Bismuth nitrate pentahydrate (Bi(NO3)3·5H2O, analytical grade), ammonium metavanadate (NH4VO3, analytical grade), ammonium carbonate, and ammonium molybdate ((NH4)2MoO4) were obtained from Sigma–Aldrich and used as received, without any further purification. All other chemicals used in the experiments were also of analytical grade, and deionized water was used for the preparation of the solutions. In a typical process, 3.7 mmol of Bi(NO3)3·5H2O, 3.7 mmol of NH4VO3, and 12 mmol of (NH4)2CO3 were dissolved in 75 mL of 1 M HNO3 and stirred for approximately 30 min at room temperature until a clear solution was obtained. The pH of the mixture was adjusted to pH 8 with NaOH (2 M). The mixture was transferred into a 150-mL Teflon-lined stainless autoclave and heated for 12 h at 180 °C under autogenous pressure in an oven. The precipitate was filtered and washed three times with distilled water followed by ethanol and dried for 12 h at 60 °C in a drying oven.

The doped samples were prepared by replacing the equivalent weight of NH4VO3 with different amounts of Mo. Mo precursors were introduced such that a nominal 0.5, 0.75, and 1% atomic substitution of V was achieved.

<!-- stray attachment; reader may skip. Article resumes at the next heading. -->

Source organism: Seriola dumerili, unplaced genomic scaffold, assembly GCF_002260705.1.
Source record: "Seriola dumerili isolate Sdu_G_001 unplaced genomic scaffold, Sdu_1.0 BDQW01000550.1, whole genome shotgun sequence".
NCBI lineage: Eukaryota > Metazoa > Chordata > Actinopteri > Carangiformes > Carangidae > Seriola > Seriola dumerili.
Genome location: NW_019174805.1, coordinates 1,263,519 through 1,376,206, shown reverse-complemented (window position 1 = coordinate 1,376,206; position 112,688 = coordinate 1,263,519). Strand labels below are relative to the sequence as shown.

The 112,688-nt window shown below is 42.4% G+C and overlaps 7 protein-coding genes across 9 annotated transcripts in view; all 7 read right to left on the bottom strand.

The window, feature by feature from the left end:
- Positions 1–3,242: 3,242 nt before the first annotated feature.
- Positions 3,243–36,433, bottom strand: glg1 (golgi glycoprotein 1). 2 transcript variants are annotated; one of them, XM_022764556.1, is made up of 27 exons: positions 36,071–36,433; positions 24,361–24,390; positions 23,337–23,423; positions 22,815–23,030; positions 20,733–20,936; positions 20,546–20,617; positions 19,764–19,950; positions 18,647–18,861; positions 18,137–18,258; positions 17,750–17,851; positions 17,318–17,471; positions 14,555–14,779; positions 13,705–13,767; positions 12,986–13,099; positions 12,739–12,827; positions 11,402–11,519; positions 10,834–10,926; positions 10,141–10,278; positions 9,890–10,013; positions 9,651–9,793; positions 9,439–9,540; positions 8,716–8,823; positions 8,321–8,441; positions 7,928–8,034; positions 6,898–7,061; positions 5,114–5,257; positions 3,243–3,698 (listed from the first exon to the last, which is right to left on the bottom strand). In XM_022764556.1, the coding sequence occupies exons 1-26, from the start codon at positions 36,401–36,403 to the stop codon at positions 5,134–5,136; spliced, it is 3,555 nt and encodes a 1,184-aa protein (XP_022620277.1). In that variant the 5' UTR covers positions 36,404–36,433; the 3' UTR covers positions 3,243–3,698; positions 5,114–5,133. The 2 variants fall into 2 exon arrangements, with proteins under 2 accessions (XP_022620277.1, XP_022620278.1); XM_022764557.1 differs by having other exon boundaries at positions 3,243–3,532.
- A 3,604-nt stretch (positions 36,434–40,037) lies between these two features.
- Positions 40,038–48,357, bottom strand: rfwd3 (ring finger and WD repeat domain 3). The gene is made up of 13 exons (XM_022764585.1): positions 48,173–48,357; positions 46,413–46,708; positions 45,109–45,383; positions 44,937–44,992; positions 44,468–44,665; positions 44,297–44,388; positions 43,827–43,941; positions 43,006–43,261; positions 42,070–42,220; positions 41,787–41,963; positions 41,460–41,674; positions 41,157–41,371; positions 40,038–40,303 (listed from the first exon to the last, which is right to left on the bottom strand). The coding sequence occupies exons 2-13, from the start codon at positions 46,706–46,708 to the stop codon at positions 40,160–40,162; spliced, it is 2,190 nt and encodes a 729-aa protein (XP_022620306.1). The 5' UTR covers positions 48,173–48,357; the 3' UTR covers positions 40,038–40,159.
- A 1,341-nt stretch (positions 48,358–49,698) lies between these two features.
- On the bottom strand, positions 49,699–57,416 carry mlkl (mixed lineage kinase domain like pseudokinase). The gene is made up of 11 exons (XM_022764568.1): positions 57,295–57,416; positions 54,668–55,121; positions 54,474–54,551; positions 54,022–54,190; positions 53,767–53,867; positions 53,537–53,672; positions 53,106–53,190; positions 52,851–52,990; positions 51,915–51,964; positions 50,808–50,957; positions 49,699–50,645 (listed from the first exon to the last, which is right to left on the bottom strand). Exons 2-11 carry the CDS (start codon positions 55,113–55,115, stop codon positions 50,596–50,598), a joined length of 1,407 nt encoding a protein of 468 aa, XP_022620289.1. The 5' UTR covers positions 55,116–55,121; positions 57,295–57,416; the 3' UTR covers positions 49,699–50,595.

Preparation of Ag/BiVO4 and Ag/BiV1-xMoxO4 Samples

BiVO4 (0.50 g) and AgNO3 (0.05 g) were added to a (NH4)2C2O4 (0.8 g L−1, 100 mL) aqueous solution in a 250-mL beaker in an ultrasonic bath until an evenly dispersed solution was formed. The resulting yellow mixture was then irradiated with a Xenon lamp for 30 min under magnetic stirring. The color of the system turned from a vivid yellow to grayish-green, indicating the generation of metallic Ag in the reaction system. The resulting samples were then filtered, washed with DI water, and dried at 60 °C for 12 h to obtain the Ag/BiVO4 and Ag/BiV1-xMoxO4 composites.

Photocatalytic Activity

Assessment of the photocatalytic activity was performed using the degradation rate of RhB. The experimental system for photodegradation was calibrated at a UV cut-off wavelength below 420 nm, and the irradiation height of the Xenon lamp was close to the height of the 250-mL beaker. In a typical procedure, the as-prepared photocatalyst (0.1 g) was well dispersed in a RhB aqueous solution (150 mL, 10 mg L−1) under ultrasonication in a glass reactor equipped with a cooling water circulator to maintain a reaction system temperature of room temperature. The suspension was stirred for 30 min in the dark to reach the adsorption–desorption equilibrium and was then irradiated for 2 h with a Xenon lamp (300 W) under continuous stirring. A 5-mL aliquot of the suspension was taken every 30 min and centrifuged. The absorption spectrum of the obtained liquid supernatant was measured in reference to the absorption intensity of RhB at 552 nm.